8. Laboratory investigation of visible shuttle glow mechanisms

    NASA Technical Reports Server (NTRS)

    Leone, A.; Swenson, G. R.; Caledonia, G. E.; Holtzclaw, K. W.

    1991-01-01

    Laboratory experiments designed to uncover mechanistic information about the spectral and spatial characteristics of shuttle glow were conducted. The luminescence was created when a pulse of O atoms traveling at orbital velocities was directed toward NO molecules previously adsorbed to aluminum, nickel, and Z306 Chemglaz (a common baffle black) coated surfaces held at various temperatures. Spectral and spatial measurements were made using a CCD imaging spectrometer. Corroborative spectral information was recorded in separate measurements using a scanning monochromator and gated photomultiplier arrangement. The e-folding distance at several temperatures was calculated from images of the surface glow using the photometrics image processing capability of the imaging spectrometer. The e-folding distance was not altered as a function of incoming O beam velocity. The results are presented and the observations provide direct evidence that the visible shuttle glow results from recombination of oxygen atoms and surface bound NO.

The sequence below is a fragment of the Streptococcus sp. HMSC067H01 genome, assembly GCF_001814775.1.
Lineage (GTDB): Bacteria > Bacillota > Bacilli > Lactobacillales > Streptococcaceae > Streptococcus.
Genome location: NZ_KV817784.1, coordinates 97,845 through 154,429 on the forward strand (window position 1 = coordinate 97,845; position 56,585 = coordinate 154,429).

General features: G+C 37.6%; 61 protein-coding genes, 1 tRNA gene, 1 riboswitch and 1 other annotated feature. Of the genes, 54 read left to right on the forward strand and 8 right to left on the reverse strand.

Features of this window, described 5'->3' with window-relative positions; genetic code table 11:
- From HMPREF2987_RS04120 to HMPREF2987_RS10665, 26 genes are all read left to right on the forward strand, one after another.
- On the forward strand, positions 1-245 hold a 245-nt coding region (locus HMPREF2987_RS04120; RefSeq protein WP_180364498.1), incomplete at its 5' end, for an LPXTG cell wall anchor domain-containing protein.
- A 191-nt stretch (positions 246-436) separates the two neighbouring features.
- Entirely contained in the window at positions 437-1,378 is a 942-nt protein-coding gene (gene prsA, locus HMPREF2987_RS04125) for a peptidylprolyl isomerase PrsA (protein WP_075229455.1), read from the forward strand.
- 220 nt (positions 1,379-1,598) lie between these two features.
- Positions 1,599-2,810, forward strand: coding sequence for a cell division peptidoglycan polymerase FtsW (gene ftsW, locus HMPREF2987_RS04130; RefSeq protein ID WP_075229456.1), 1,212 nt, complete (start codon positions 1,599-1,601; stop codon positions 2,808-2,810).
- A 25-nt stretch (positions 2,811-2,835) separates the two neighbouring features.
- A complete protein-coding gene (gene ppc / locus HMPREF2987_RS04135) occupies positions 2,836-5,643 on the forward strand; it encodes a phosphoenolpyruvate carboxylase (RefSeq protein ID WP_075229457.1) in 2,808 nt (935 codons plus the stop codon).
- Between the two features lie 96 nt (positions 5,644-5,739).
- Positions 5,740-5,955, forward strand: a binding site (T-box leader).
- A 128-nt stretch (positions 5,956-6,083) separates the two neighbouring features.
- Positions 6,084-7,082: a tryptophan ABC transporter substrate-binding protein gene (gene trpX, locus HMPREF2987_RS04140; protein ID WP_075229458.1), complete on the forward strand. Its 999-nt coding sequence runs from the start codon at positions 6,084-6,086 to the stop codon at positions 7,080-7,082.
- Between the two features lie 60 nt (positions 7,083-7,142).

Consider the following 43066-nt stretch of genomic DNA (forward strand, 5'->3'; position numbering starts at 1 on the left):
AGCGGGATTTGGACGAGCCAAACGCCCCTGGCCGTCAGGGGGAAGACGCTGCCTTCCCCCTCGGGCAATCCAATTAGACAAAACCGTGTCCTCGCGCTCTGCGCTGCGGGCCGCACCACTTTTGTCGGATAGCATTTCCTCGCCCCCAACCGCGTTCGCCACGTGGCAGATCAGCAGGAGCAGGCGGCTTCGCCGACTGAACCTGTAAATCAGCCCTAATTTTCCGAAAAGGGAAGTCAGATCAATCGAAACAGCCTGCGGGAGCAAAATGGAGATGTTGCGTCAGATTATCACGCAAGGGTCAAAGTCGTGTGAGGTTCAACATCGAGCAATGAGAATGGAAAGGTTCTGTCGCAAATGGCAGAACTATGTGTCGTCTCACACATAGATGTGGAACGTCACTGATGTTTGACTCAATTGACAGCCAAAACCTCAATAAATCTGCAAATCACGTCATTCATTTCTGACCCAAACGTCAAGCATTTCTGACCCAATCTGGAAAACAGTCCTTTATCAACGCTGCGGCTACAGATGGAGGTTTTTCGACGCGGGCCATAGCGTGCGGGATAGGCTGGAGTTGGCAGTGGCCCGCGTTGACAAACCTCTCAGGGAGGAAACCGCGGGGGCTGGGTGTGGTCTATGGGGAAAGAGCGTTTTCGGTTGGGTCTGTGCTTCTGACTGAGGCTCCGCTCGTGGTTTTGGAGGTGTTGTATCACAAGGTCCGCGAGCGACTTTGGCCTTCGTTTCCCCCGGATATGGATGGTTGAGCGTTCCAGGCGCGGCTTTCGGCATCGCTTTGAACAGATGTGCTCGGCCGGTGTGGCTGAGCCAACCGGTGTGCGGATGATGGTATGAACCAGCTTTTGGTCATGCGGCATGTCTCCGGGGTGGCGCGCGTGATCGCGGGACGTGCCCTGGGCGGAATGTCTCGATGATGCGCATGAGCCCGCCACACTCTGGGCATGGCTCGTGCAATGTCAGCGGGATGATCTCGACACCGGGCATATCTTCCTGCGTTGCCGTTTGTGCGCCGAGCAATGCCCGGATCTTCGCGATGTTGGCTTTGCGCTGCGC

9. A high resolution ultraviolet Shuttle glow spectrograph

    NASA Technical Reports Server (NTRS)

    Carruthers, George R.

    1993-01-01